The people were not willing to give up their charter, upon which all their property rights and privileges as citizens were based. They were not pleased with the proposed changes in the new form of government. They were willing to let well enough alone. Dissensions coutinued, not alone in Connecticut, but in Massachusetts as well ; and after Andros had made his tour on through to New York and return, he reached Boston in October, 1688, to find that public sentiment had become aroused against him ; the revolution came, and he was deposed and imprisoned. Escaping from jail he fled to Rhode Island, was there re-arrested, taken back to Massachusetts, and sent to England, and from there he went to Virginia, where he was made governor, but died in London, February 2-i, 1714. With the downfall of Andros, Where did the power of government rest? was the ques- tion that occupied the minds of the people. Should the old officers who were in power when Andros took possession be rein- stated, or new ones elected, and who had authority to call an election? These were perplexing questions ; good people differed as to the proper course to follow. In Hartford there was a sort of public gathering, at which excitement ran high ; votes were taken and doubts expressed as to the result, but at last the vote to reinstate old officers was declared carried, although many per- sons doubted the correctness of that decision. Governor Treat, however, in October, 1690, when challenged as to his jurisdiction in a trial before the court of assistants, claimed the election to have been legal.

Now it seems that Benjamin Crane, Jr., was among those who opposed Andros, and his assistants, and therefore belonged to the party for retaining the old charter. Andros was no stranger to the people of Connecticut. For many years while governor of New York he had been harassing this colony with his unrea- sonable demands, even going to the extent of appearing off Saybrook. July 8, 167.3. with two vessels filled with armed men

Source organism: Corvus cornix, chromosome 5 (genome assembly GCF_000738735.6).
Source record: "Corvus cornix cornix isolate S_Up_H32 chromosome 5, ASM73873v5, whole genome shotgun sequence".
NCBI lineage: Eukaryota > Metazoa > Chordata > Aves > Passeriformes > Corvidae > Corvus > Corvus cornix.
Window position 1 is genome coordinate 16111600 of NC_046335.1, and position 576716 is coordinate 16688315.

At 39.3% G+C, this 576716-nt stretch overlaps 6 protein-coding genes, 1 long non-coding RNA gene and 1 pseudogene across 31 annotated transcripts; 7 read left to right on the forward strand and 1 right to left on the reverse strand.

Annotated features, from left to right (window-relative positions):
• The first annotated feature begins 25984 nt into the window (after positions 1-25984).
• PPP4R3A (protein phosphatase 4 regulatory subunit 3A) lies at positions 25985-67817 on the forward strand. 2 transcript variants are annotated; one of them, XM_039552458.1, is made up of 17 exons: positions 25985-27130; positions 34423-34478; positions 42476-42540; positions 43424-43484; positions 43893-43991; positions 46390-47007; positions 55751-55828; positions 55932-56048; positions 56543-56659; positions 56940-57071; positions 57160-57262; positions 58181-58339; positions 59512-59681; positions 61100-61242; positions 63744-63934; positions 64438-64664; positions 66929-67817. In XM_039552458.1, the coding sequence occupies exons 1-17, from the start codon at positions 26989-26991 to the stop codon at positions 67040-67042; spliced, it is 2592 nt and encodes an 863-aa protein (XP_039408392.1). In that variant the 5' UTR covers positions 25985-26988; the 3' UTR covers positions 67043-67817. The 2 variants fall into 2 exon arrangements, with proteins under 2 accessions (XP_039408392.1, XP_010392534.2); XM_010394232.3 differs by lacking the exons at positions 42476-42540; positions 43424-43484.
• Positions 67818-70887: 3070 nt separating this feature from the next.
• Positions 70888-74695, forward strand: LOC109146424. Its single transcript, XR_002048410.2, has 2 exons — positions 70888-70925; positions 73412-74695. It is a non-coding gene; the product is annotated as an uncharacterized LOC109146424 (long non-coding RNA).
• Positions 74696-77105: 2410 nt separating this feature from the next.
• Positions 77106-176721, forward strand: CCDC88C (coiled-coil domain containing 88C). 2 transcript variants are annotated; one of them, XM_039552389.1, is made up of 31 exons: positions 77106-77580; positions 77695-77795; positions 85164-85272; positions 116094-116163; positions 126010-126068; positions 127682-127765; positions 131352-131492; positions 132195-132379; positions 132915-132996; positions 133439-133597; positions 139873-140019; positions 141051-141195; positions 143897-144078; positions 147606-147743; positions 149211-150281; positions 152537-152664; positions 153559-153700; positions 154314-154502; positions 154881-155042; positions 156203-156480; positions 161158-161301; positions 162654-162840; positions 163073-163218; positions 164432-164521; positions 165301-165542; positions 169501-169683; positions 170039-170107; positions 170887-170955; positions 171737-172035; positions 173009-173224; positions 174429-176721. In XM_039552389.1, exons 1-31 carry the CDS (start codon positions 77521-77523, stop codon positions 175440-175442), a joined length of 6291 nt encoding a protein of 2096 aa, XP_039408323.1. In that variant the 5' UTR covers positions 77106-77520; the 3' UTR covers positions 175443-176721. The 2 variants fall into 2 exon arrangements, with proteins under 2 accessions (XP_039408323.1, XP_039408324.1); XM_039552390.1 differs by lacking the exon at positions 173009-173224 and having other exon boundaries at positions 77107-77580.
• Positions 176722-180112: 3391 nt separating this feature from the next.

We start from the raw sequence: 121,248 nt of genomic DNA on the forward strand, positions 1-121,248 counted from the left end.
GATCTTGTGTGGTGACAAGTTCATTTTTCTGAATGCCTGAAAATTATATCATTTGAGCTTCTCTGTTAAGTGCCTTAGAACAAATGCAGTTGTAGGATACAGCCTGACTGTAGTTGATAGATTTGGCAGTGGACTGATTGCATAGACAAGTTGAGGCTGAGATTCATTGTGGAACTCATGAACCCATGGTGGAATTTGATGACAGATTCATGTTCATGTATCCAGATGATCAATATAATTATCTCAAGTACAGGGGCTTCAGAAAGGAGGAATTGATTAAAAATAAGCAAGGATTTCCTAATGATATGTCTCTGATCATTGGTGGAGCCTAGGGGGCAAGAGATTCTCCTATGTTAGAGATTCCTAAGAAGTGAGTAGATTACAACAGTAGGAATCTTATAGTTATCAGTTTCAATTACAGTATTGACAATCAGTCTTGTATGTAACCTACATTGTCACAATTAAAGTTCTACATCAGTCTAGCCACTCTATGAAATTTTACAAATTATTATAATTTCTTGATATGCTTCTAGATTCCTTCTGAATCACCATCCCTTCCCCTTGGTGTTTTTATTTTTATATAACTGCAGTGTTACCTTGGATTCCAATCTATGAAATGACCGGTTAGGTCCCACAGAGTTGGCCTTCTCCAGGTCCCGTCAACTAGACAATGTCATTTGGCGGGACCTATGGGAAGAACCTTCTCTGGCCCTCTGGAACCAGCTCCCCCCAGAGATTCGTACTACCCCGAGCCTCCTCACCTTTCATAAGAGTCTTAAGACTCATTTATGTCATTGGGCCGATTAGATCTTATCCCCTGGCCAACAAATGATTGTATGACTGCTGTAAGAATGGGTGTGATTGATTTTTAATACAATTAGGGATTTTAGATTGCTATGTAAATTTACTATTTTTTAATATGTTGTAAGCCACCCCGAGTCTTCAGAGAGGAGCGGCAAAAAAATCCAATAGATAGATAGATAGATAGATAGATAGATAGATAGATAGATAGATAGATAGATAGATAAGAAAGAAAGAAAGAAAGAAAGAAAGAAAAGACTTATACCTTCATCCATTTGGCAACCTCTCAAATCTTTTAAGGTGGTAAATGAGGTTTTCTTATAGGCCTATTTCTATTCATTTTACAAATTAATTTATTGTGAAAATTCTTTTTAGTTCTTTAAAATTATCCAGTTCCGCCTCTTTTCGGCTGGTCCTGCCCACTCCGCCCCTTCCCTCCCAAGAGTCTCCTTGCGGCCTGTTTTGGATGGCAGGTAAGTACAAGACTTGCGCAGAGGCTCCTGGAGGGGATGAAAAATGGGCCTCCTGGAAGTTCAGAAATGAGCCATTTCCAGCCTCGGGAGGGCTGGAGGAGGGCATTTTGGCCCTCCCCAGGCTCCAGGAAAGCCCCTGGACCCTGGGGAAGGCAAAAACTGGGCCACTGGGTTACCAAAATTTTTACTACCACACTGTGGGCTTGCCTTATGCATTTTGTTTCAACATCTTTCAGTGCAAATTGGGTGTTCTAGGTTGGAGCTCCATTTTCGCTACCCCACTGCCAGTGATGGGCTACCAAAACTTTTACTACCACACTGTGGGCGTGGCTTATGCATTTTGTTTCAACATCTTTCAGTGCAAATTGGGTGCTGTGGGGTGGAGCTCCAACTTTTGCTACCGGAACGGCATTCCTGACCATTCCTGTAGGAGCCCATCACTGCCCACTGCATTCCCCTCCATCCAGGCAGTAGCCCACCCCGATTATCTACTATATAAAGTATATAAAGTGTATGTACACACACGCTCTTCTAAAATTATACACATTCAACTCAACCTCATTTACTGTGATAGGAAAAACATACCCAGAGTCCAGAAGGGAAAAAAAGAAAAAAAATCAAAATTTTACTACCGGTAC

to press a lauding for the purpose of taking possession of what was then one of the chief ports of that colony, thus attempting to rob the Connecticut people of valuable territory, of which they had held peaceable possession for nearly forty years. This bold action on the part of Andros aroused the blood of the Con- necticut settlers, who were determined to hold every foot of land covered by their charter, and so impressed the would-be usurper with their firmness that he abandoned the scheme and went on his way for that time, but to appear in another i'61e at a later date. Therefore, in view of the whole situation, it does not at this writing seem strange that when Andros came again to take from them, as they believed, the rights they enjoyed under the old charter the people should express their indignation and distrust. Many of these gentlemen were earnest and outspoken, even using words of contempt for those who were in authority under Andros. Governor Treat, who felt the rebuke most keenly, was determined that the dignity of the office should be maintained ; therefore, as a warning to those who would speak ill of their superiors, an order was issued for the arrest of Benjamin Crane, Jr., he perhaps having been the most forcible or severe in his criticism.

Thus the persecution of Benjamin Crane was instituted, he avoiding arrest on the ground of want of jurisdiction. Those claiming authority had received commissions from Andros, he had been deposed, and they had thrown up their commissions ; and the question, whether or not there had been a legal election to reinstate the present otticials, had not, in the opinion of many people, been fairly settled.